Middle East

Abbas warns Hamas on unity deal

Mahmoud Abbas, 19 June Image copyright Reuters
Image caption Mr Abbas said Gaza needed $7bn and 15 years to rebuild what was destroyed

Palestinian President Mahmoud Abbas has warned Hamas it must change the way it operates in Gaza if it wants to continue in a unity government.

Mr Abbas criticised the "shadow government of 27 deputy ministers" running Gaza, insisting that there must be "one regime".

Gaza is recovering after a devastating 50-day conflict with Israel.

More than 2,100 Palestinians died in Gaza, along with 66 Israeli soldiers and seven civilians in Israel.

Hamas, which controls Gaza, and Fatah - Mr Abbas's faction that dominates the West Bank-based Palestinian Authority - had been embroiled in years of bitter rivalry until signing a reconciliation deal in April.

Hamas's government officially stepped down when the unity cabinet took office in Ramallah on 2 June, but it remains in de facto control of Gaza.

Much of the unity agreement has yet to be put into effect.

'100 times worse'

Mr Abbas said on arriving for talks in the Egyptian capital, Cairo: "We cannot continue working with Hamas this way. There are 27 undersecretaries of ministries who are running the Gaza Strip, and the national unity government cannot do anything on the ground."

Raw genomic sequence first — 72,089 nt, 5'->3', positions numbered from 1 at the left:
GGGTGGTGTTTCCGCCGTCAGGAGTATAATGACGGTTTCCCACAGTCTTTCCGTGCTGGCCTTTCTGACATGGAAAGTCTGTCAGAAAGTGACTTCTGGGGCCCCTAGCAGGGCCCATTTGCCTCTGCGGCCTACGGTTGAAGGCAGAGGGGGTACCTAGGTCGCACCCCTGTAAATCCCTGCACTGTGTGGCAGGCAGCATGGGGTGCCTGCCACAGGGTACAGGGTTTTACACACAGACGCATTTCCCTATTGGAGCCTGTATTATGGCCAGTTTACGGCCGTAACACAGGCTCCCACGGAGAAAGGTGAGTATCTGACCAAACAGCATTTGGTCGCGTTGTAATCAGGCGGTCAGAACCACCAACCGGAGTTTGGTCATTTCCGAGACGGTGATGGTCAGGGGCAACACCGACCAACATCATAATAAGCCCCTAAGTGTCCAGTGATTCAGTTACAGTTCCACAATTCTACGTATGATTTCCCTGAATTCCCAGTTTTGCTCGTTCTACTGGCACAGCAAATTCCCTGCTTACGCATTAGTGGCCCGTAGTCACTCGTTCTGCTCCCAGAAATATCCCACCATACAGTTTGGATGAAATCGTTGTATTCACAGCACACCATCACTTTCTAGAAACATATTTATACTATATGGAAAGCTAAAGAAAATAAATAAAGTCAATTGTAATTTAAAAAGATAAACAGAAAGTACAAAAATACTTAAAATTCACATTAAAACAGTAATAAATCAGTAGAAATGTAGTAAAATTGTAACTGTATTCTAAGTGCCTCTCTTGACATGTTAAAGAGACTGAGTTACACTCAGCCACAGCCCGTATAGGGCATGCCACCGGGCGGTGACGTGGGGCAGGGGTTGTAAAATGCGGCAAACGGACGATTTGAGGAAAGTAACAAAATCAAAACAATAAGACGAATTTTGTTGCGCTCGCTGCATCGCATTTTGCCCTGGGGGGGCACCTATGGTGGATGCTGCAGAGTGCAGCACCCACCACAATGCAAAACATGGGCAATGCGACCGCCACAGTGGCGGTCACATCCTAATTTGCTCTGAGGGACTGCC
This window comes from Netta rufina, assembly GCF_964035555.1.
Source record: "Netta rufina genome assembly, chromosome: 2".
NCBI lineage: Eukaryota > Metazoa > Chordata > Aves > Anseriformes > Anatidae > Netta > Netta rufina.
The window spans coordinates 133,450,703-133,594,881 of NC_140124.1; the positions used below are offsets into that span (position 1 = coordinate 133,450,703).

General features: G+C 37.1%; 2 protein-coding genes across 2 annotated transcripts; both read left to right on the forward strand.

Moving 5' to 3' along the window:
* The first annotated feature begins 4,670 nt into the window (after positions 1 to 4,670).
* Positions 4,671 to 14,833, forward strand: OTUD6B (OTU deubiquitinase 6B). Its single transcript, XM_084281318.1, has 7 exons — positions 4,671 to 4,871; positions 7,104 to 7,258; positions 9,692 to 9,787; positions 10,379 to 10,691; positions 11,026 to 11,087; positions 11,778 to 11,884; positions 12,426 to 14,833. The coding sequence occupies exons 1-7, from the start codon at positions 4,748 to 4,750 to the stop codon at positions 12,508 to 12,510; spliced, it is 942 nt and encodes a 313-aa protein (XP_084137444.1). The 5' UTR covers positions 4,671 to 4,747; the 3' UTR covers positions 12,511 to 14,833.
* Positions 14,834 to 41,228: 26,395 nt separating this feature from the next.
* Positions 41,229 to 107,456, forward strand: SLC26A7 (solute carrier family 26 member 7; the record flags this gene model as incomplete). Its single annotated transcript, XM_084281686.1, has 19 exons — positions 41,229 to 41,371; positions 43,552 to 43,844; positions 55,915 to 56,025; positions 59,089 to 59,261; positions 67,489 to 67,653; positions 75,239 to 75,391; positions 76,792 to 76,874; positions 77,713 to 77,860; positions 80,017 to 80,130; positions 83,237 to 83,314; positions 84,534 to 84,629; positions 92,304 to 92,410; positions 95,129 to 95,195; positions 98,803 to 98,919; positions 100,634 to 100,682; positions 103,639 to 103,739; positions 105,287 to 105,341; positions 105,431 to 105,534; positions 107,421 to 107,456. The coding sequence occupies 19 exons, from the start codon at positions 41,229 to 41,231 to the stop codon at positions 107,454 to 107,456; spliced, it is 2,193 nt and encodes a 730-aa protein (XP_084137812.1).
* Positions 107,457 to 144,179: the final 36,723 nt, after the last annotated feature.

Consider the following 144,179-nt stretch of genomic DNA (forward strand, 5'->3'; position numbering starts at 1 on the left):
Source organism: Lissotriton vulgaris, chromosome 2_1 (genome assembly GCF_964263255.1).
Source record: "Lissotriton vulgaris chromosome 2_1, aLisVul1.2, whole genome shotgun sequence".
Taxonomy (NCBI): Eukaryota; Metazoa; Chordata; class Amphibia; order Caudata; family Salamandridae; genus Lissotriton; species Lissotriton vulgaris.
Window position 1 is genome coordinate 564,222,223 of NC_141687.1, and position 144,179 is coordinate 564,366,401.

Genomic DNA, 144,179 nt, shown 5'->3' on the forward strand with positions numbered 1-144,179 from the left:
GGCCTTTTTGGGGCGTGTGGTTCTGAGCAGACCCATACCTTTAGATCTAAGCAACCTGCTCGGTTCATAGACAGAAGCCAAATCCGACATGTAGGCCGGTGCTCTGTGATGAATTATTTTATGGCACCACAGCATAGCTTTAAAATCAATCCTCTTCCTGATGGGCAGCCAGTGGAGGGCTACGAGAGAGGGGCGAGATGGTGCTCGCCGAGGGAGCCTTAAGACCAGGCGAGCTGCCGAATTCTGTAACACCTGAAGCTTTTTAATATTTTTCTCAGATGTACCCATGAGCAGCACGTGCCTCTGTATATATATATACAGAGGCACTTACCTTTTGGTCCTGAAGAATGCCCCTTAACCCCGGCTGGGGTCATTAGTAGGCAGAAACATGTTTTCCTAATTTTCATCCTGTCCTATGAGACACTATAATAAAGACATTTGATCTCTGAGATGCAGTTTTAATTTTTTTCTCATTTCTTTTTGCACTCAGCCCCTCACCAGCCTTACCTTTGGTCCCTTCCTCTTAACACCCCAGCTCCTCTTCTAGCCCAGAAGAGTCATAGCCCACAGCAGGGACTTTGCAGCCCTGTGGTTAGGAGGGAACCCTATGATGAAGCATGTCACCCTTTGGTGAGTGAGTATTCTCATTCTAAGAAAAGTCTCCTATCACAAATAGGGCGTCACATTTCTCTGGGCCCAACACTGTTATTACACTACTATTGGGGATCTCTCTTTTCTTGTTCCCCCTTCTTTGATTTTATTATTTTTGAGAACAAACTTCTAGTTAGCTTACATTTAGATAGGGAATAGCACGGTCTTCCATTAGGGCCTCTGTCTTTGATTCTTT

Image copyright Reuters
Image caption Prayers are held in the remains of a mosque in Gaza City
Image copyright EPA
Image caption Damage from Palestinian rockets in the southern Israeli agricultural community of Nahal Oz

Israel's Haaretz newspaper quoted Hamas spokesman Sami Abu Zuhri as saying that Mr Abbas's remarks were based on faulty information and talks would continue to try to reconcile differences with Mr Abbas's Fatah faction.

Mr Abbas said the Palestinian leadership was "doing everything it can to ease the suffering of the Palestinian people in Gaza".

He said Gaza had sustained heavy economic losses and needed $7bn (£4.2bn) and 15 years to rebuild what was destroyed.

Mr Abbas said the losses were "100 times worse" than in the Israel-Gaza conflicts of 2009 and 2012.